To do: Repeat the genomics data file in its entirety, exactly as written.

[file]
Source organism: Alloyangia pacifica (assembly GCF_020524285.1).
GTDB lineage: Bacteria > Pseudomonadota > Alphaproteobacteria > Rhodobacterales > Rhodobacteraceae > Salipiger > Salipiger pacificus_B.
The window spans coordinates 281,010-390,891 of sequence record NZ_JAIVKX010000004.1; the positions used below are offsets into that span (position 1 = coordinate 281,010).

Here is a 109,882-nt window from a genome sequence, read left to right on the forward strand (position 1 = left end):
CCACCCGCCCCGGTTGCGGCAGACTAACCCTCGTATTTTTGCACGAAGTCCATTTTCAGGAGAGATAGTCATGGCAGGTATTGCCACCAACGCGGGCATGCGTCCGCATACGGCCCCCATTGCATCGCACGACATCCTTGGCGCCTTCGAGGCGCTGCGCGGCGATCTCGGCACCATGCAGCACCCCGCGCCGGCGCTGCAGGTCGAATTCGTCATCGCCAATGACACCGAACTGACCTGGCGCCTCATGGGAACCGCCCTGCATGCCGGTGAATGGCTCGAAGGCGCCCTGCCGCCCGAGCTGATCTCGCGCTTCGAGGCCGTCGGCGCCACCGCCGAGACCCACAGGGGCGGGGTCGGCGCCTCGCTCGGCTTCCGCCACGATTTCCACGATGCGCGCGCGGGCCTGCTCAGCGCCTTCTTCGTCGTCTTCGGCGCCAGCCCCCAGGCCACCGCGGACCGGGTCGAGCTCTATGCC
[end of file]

Source organism: Alloyangia pacifica (assembly GCF_020524285.1).
GTDB lineage: Bacteria > Pseudomonadota > Alphaproteobacteria > Rhodobacterales > Rhodobacteraceae > Salipiger > Salipiger pacificus_B.
The window spans coordinates 281,010-390,891 of sequence record NZ_JAIVKX010000004.1; the positions used below are offsets into that span (position 1 = coordinate 281,010).

Here is a 109,882-nt window from a genome sequence, read left to right on the forward strand (position 1 = left end):
CCACCCGCCCCGGTTGCGGCAGACTAACCCTCGTATTTTTGCACGAAGTCCATTTTCAGGAGAGATAGTCATGGCAGGTATTGCCACCAACGCGGGCATGCGTCCGCATACGGCCCCCATTGCATCGCACGACATCCTTGGCGCCTTCGAGGCGCTGCGCGGCGATCTCGGCACCATGCAGCACCCCGCGCCGGCGCTGCAGGTCGAATTCGTCATCGCCAATGACACCGAACTGACCTGGCGCCTCATGGGAACCGCCCTGCATGCCGGTGAATGGCTCGAAGGCGCCCTGCCGCCCGAGCTGATCTCGCGCTTCGAGGCCGTCGGCGCCACCGCCGAGACCCACAGGGGCGGGGTCGGCGCCTCGCTCGGCTTCCGCCACGATTTCCACGATGCGCGCGCGGGCCTGCTCAGCGCCTTCTTCGTCGTCTTCGGCGCCAGCCCCCAGGCCACCGCGGACCGGGTCGAGCTCTATGCC